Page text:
I chose two different recipes, one using Dutch process cocoa powder and one using melted chocolate, thinking it would be good to compare the flavors.

ingredients for Dutch process version
ingredients for melted chocolate version
 I put the two batters together with no muss nor fuss and refrigerated them overnight.

getting ready to blend ingredients for the melted chocolate version
bringing it all together with an immersion blender
When it came time to make the crêpes, I chose to make a 4-5" size, thinking I wanted a petite cake for my first attempt.  Steve and I have a small sauté pan (I think it's Calphalon) that we've had for years and rarely use.  It seemed just the thing for what I was about to do.

I heated the pan and started the process.  I soon understood what to watch for as the crépes began to set.  It didn't take long before I was into the rhythm of crêpe making - one after another I piled them onto the plate.

starting to set
after flipping, finishing it off 
Especially when making small crêpes, I realized the seemingly inordinate amount of time it took to finish off all the batter (and I had made only half a recipe!).  At this point I could imagine having 3 or 4 pans going at once, flipping crêpes one after another in assembly line fashion!

I made a couple of crêpes from the Dutch process cocoa batter first.  I then switched over to the melted chocolate version, and, after doing a tasting of the two, decided to abandon the cocoa version, since it didn't have nearly as rich a flavor.

Once all of my crêpes were finished I layered them between sheets of parchment and put them in the fridge, since I was planning my assembly for the following day.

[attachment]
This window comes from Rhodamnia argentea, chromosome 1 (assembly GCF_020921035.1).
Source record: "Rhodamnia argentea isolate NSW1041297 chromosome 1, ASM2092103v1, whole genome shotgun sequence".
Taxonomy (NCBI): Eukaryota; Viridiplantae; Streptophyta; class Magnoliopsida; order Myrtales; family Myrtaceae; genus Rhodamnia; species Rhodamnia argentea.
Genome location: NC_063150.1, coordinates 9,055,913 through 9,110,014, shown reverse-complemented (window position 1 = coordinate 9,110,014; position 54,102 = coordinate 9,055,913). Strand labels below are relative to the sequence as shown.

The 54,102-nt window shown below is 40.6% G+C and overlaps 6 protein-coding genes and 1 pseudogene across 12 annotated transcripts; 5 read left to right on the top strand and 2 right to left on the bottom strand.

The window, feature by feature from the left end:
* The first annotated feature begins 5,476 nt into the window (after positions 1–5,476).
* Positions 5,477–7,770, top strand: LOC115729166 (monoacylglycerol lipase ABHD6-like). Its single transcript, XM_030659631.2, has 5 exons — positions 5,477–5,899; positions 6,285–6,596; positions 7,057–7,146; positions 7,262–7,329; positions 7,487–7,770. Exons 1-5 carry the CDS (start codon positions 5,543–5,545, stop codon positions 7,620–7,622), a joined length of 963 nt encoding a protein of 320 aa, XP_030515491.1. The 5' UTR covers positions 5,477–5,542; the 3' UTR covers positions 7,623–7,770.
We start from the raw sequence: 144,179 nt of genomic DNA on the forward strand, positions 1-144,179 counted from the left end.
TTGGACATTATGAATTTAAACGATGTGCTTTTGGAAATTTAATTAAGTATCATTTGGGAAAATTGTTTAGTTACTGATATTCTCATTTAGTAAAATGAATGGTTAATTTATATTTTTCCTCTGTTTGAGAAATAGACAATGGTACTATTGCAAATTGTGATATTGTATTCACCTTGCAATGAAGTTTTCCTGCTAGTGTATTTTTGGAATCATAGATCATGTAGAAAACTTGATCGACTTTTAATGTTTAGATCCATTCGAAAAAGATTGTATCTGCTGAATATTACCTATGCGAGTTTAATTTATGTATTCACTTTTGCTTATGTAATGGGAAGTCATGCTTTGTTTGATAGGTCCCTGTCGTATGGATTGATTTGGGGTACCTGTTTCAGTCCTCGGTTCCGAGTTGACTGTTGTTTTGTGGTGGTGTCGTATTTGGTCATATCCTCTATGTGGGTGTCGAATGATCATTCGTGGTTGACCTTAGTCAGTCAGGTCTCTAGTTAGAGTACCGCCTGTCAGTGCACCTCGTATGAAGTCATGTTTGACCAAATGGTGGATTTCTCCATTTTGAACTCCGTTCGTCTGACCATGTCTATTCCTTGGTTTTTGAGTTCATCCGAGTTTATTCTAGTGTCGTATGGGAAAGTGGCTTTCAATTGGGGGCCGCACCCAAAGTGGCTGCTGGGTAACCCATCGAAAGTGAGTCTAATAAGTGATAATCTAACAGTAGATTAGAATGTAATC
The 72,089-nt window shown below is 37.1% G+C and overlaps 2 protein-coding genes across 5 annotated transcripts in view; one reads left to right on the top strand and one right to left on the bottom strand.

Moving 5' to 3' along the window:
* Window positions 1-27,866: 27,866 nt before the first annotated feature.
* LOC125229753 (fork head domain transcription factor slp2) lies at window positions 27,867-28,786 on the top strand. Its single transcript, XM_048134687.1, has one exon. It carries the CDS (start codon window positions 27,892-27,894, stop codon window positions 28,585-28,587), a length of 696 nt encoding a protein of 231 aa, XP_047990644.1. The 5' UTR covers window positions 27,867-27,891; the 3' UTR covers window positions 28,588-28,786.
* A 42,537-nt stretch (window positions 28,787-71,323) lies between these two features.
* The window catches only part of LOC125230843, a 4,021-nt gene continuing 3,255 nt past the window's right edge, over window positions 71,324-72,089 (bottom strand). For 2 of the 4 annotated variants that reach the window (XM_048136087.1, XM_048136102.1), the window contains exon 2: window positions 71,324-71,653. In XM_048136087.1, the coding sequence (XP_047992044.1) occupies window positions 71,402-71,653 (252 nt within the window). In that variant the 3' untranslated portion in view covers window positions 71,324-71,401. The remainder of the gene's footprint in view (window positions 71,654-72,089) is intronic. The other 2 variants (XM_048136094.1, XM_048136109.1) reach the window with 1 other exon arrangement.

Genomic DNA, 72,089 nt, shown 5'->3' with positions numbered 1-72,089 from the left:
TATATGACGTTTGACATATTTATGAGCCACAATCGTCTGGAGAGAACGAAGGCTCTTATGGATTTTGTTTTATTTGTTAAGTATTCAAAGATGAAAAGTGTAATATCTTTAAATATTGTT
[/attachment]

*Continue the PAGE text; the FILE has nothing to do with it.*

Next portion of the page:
I decided to make a simple whipped chocolate ganache filling, using 3 parts cream to 1 part chocolate by weight.

Boil the cream, pour it over the chocolate, whisk gently, cover (plastic wrap directly on the surface to eliminate air) and refrigerate until nicely chilled.  It couldn't be easier!

When I was ready to begin the assembly, I pulled my plate of crêpes and my ganache from the fridge.

I whipped the ganache to medium firm peaks so it would be nicely spreadable . . .

and began the process . . .

it's a start

getting higher
until I had 21 (or was it 24?) layers (OK just try to count them!)

Into the fridge it went to set up before glazing.  My chocolate glaze is 113 gm of chocolate and 42 gm of butter melted over a bain marie.  Trés simple!

all glazed
I held the finished cake, covered, in the fridge overnight.  When it was time to serve, I sliced it and garnished with caramel spiked chantilly and chopped toasted hazelnuts.

If I haven't mentioned this before, I toast nuts before using, no matter what I'm doing with them.  It brings out the flavor and adds so much to the final experience!

a cross section

all plated up
A note about chocolate:  for this project I used Valrhona's 64% Manjari, the chocolate I used regularly when working at Gracie's.  Since then I've come to really enjoy the flavor (and the price!) of Trader Joe's Belgian chocolate, typically mixing half-and-half of their "dark chocolate" and "72% dark chocolate".